7. A hot oil treatment to be applied to hair for 20 minutes before shampooing once a month.

8. Apply a caramel treatment to the hair once every 4 weeks to soften and hydrate the hair.

9. Use a strong protein treatment if any out-of-the-ordinary breakage occurs.

10. When straightening the hair make sure to use a heat protectant.

11. Use only temperature controlled heat styling tools and only use heat once a month. Wear hair in natural styles most of the time.

12. Use only ammonia free hair colours once every 6-8 weeks if required.

13. Keep the hair braided for at least one out of 4 weeks to save on a detangling session and for length retention.

14. Do not braid too close to the edges (small baby hairs) to avoid thinning of the hairline.

15. Clarify the hair once every 6-8 weeks or when a lot of product has been used during the week to get rid of build up. Do not do this often to prevent the hair from feeling ‘stripped’ and dry.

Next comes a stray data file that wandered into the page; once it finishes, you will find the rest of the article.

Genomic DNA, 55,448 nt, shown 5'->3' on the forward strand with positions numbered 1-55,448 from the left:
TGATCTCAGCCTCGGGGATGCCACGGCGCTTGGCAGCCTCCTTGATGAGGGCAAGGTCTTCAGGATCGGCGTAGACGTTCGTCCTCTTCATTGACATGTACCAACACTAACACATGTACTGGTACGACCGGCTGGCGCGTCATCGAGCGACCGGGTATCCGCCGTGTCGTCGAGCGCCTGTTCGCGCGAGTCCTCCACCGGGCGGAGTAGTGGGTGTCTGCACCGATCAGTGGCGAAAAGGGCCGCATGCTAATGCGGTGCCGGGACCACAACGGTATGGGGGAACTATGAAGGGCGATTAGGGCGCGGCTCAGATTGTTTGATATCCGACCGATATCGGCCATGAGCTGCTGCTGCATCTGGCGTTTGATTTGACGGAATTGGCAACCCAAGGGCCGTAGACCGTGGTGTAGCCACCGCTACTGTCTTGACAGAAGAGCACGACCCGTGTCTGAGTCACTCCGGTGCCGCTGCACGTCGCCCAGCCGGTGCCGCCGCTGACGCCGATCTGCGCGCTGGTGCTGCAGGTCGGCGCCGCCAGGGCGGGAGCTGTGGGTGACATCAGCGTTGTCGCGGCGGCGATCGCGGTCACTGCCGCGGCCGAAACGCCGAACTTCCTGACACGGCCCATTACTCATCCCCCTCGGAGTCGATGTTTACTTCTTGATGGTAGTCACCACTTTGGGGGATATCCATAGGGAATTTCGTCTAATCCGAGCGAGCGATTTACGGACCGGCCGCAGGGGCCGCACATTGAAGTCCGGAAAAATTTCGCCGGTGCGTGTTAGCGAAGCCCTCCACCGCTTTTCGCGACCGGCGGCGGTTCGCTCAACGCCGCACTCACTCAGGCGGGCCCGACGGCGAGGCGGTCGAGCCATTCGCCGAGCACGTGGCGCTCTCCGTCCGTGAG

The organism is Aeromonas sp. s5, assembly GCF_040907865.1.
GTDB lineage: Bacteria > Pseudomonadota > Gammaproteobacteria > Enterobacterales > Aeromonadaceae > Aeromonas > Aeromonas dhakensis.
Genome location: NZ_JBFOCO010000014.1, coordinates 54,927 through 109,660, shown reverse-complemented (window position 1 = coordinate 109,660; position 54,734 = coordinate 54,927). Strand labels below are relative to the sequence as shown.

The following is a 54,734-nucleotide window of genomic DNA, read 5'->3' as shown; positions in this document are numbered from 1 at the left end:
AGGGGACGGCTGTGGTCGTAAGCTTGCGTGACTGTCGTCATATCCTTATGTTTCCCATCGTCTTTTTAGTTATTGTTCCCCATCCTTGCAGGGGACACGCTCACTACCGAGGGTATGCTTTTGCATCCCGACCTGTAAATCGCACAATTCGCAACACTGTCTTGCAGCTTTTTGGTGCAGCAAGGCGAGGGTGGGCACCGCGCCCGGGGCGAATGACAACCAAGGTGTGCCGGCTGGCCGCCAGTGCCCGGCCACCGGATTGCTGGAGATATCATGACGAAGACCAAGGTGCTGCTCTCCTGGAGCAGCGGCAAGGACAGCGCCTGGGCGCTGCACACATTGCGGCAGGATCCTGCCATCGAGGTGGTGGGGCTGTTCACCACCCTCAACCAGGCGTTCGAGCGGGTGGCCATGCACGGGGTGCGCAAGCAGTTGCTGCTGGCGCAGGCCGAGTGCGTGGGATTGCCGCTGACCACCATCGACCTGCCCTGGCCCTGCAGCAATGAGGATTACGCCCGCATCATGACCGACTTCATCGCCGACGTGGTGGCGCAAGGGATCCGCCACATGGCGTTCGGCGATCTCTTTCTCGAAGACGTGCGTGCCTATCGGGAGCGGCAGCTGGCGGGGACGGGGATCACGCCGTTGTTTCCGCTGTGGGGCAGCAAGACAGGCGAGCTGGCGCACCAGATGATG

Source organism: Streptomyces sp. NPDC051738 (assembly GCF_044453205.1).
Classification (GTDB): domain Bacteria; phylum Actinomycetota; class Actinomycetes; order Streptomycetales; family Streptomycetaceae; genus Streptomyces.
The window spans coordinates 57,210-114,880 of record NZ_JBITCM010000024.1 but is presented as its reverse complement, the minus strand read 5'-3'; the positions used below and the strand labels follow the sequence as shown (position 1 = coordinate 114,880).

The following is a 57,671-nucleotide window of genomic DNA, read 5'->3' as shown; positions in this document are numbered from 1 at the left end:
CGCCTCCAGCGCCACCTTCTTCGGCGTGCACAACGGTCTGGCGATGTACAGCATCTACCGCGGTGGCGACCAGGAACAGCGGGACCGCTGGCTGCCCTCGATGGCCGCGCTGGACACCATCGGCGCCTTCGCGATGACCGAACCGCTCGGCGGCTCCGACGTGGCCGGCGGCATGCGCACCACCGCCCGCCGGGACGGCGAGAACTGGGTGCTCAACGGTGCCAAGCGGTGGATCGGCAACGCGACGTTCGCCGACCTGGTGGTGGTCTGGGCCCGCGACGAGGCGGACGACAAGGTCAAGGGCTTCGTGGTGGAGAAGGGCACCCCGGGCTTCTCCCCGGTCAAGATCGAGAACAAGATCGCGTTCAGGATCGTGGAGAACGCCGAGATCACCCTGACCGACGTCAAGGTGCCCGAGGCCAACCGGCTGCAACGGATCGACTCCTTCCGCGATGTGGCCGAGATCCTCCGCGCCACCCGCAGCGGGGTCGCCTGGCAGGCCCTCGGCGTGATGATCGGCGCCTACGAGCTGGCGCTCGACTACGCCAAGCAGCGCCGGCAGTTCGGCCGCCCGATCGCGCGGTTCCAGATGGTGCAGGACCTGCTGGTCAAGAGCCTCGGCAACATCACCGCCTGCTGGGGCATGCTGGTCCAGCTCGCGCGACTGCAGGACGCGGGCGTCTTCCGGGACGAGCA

16. Dust any split ends once every 6 months.

17. Track your growth every 3 months with pictures.

Each person’s hair is individual and if you are not new to hair care then you will already be aware of your hair’s likes and dislikes. Some people have protein sensitive hair. This means that protein makes their hair hard so they know to avoid too much protein. Some people know that they do not have much time for hair care due to work of family commitments so keep it braided for styling convenience. See the article on how to braid the roots of natural hair to prevent tangling.